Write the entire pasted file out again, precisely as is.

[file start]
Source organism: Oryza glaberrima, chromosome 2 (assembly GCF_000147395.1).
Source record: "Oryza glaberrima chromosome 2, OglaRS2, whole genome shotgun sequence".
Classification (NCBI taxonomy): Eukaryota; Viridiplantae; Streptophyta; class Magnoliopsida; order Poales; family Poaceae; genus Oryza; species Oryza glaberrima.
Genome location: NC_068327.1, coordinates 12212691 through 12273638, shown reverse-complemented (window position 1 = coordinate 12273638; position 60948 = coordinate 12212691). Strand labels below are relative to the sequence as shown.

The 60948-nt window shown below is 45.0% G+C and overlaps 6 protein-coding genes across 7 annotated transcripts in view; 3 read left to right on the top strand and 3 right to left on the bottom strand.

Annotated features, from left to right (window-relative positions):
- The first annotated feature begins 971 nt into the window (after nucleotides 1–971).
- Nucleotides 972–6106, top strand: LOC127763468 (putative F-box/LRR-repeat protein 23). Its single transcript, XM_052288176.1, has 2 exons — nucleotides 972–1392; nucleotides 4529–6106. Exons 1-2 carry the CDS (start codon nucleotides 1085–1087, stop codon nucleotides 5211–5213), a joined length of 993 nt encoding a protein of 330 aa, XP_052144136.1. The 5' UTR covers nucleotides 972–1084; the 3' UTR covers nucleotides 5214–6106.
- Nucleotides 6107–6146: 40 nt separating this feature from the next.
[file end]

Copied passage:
Source organism: Oryza glaberrima, chromosome 2 (assembly GCF_000147395.1).
Source record: "Oryza glaberrima chromosome 2, OglaRS2, whole genome shotgun sequence".
Classification (NCBI taxonomy): Eukaryota; Viridiplantae; Streptophyta; class Magnoliopsida; order Poales; family Poaceae; genus Oryza; species Oryza glaberrima.
Genome location: NC_068327.1, coordinates 12212691 through 12273638, shown reverse-complemented (window position 1 = coordinate 12273638; position 60948 = coordinate 12212691). Strand labels below are relative to the sequence as shown.

The 60948-nt window shown below is 45.0% G+C and overlaps 6 protein-coding genes across 7 annotated transcripts in view; 3 read left to right on the top strand and 3 right to left on the bottom strand.

Annotated features, from left to right (window-relative positions):
- The first annotated feature begins 971 nt into the window (after nucleotides 1–971).
- Nucleotides 972–6106, top strand: LOC127763468 (putative F-box/LRR-repeat protein 23). Its single transcript, XM_052288176.1, has 2 exons — nucleotides 972–1392; nucleotides 4529–6106. Exons 1-2 carry the CDS (start codon nucleotides 1085–1087, stop codon nucleotides 5211–5213), a joined length of 993 nt encoding a protein of 330 aa, XP_052144136.1. The 5' UTR covers nucleotides 972–1084; the 3' UTR covers nucleotides 5214–6106.
- Nucleotides 6107–6146: 40 nt separating this feature from the next.